• Sunday October 17,2021

Viscosity

We explain what viscosity is and the types that exist. In addition, how is the viscosity of water and some examples of this property.

All fluids have viscosity, except ideal or superfluid fluids.
  1. What is the viscosity?

When we talk about viscosity, we refer to a property of fluids equivalent to the concept of thickness, that is, to the resistance that certain substances have to flow, to suffer gradual deformations due to shear stresses or tensions of traction.

All fluids possess viscosity (except ideal or superfluid fluids), due to collisions between their particles that move at different speeds. Thus, when the fluid is forced to move, said particles generate frictional resistance, retarding or preventing displacement.

This is because the liquid is composed of several layers of matter, which tend to hold together with each other even in the presence of external forces. For that reason viscous liquids do not generate splashes .

So that a fluid with a very high viscosity will be very close to being a solid, since its particles are attracted with a force that prevents the movement of the upper layers . There are two types of viscosity: dynamic and kinematic.

The viscosity depends, in addition, on the nature of the fluid, and can be measured using a viscometer or rheometer. Liquids or gases can be used for this, and it is usually represented by the Greek letter for dynamics and by the letter v in the case of kinematics.

See more: States of Matter.

  1. Types of viscosity

Dynamic viscosity is the relationship between the velocity gradient and the shear stress.

As said before, there are two types of viscosity: dynamics and kinematics. To this can be added the extensional and the apparent.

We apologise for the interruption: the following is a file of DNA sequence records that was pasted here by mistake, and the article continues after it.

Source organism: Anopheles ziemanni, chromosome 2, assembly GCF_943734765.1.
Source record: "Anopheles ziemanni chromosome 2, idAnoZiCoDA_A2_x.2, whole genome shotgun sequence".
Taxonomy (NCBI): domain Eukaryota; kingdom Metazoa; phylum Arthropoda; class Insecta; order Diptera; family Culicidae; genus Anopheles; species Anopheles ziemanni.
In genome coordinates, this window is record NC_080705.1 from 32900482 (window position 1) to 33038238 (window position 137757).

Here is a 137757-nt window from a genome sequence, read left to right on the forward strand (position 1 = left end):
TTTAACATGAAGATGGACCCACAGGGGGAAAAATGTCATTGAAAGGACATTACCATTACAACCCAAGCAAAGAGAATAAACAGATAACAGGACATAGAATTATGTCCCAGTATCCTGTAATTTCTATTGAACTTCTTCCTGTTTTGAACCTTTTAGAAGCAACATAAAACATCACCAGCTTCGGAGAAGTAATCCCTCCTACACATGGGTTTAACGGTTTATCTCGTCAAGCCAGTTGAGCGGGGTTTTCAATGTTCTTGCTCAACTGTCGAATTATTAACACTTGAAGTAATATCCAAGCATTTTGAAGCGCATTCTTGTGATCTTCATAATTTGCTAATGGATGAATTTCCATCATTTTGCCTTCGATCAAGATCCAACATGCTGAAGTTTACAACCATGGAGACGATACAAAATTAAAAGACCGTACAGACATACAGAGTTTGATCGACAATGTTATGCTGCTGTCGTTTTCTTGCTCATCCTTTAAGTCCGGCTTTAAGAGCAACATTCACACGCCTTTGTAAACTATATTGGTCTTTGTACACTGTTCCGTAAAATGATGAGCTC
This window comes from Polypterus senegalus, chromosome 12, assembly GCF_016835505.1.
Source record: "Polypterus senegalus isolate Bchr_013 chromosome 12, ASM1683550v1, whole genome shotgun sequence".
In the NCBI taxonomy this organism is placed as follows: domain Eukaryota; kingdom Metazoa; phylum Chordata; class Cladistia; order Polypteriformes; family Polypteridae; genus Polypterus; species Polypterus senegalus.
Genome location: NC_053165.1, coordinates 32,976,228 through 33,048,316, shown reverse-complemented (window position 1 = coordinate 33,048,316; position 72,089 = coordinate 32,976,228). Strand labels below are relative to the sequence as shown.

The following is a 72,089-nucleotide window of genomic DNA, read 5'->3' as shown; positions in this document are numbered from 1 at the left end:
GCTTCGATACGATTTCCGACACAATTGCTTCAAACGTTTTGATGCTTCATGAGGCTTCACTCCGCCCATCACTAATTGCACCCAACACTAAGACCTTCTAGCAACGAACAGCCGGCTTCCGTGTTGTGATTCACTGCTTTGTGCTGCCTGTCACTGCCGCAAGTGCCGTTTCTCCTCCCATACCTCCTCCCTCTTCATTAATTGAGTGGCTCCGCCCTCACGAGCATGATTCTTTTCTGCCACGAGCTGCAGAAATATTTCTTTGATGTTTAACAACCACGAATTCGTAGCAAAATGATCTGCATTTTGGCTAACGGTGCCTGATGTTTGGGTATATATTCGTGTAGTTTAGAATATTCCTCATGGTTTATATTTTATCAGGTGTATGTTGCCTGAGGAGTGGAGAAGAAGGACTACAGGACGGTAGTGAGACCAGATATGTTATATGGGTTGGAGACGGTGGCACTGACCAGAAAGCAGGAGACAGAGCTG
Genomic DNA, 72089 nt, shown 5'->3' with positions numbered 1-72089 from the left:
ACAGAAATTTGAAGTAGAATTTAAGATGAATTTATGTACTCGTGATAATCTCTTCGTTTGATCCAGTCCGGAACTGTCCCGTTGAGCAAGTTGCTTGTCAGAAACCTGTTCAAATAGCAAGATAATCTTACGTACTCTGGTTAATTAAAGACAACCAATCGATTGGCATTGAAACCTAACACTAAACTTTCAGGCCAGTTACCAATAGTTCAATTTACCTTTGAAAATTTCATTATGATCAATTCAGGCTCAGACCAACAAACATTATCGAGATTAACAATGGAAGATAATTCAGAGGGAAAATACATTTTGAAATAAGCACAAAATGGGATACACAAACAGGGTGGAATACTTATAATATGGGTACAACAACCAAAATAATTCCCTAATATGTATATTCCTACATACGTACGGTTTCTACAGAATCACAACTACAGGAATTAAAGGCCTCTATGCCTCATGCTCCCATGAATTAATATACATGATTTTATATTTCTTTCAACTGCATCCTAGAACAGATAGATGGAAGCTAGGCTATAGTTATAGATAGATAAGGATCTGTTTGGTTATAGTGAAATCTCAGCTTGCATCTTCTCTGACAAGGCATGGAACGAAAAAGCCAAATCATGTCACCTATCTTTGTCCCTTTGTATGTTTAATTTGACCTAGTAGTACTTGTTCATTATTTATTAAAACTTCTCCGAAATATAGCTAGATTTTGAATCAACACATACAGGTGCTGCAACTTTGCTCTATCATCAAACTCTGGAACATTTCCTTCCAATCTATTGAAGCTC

• Dynamic viscosity ( μ ) . Also called absolute viscosity, it is understood as the relationship between the velocity gradient (particle movement speed) and shear stress. It is measured, according to the International System (SI) in pascal-seconds. This also depends on the temperature: the higher the temperature, the lower the viscosity.
  • Kinematic viscosity (v) . In a constant temperature fluid, the kinematic viscosity will be calculated by dividing the dynamics by the density of the fluid, and expressing the result in square meters over a second.
  • Extensional viscosity It is the viscosity of a conventional fluid against tensile forces, representing the relationship between stress and strain rate.
  • Apparent viscosity . Resulting from the division of the shear stress between the speed of deformation of the fluid, when its behavior is non-linear. This property varies according to the velocity gradient of matter.
  1. Water viscosity

The viscosity of water at a temperature of 20 ° C is 1 x 10-3 Ns / m2. However, if it is at about 90 ° C, that is, close to boiling, its viscosity varies and decreases to 0.32 x 10-3 Ns / m2.

It can serve you: Water.

  1. Examples of viscosity

Glycerin is viscous at 20 ° C: 1.5 Ns / m2.

Some examples of viscosity are as follows:

  • Glycerin at 20 ° C: 1.5 Ns / m2
  • Engine oil at 20 ° C: 0.03 Ns / m2
  • Gasoline at 20 ° C: 2.9 x 10-4 Ns / m2
  • Human blood at 37 ° C: 4.0 x 10-3 Ns / m2
  • Air at 20 ° C: 1.8 x 10-5 Ns / m2
  • Carbon dioxide at 20 ° C: 1.5 x 10-5 Ns / m2

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